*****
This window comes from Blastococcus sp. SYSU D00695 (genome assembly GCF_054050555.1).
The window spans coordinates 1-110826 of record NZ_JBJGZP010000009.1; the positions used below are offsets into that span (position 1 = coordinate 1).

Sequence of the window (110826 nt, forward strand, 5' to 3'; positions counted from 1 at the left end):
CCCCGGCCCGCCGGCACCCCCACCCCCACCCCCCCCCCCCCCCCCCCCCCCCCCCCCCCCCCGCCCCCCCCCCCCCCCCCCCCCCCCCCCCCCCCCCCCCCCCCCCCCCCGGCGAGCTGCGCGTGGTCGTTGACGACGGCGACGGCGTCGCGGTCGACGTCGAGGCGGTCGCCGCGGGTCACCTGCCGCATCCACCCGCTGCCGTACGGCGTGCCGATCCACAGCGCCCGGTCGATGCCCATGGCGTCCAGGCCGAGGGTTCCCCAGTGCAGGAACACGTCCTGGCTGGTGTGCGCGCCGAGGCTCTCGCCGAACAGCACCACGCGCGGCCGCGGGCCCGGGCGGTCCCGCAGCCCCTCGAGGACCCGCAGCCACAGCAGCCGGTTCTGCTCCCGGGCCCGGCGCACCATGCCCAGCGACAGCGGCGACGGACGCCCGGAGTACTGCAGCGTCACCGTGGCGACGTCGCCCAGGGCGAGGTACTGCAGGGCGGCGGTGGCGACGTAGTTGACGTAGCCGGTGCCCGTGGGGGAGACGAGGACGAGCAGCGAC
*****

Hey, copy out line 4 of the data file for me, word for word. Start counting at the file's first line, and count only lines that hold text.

CCCCGGCCCGCCGGCACCCCCACCCCCACCCCCCCCCCCCCCCCCCCCCCCCCCCCCCCCCCGCCCCCCCCCCCCCCCCCCCCCCCCCCCCCCCCCCCCCCCCCCCCCCCGGCGAGCTGCGCGTGGTCGTTGACGACGGCGACGGCGTCGCGGTCGACGTCGAGGCGGTCGCCGCGGGTCACCTGCCGCATCCACCCGCTGCCGTACGGCGTGCCGATCCACAGCGCCCGGTCGATGCCCATGGCGTCCAGGCCGAGGGTTCCCCAGTGCAGGAACACGTCCTGGCTGGTGTGCGCGCCGAGGCTCTCGCCGAACAGCACCACGCGCGGCCGCGGGCCCGGGCGGTCCCGCAGCCCCTCGAGGACCCGCAGCCACAGCAGCCGGTTCTGCTCCCGGGCCCGGCGCACCATGCCCAGCGACAGCGGCGACGGACGCCCGGAGTACTGCAGCGTCACCGTGGCGACGTCGCCCAGGGCGAGGTACTGCAGGGCGGCGGTGGCGACGTAGTTGACGTAGCCGGTGCCCGTGGGGGAGACGAGGACGAGCAGCGAC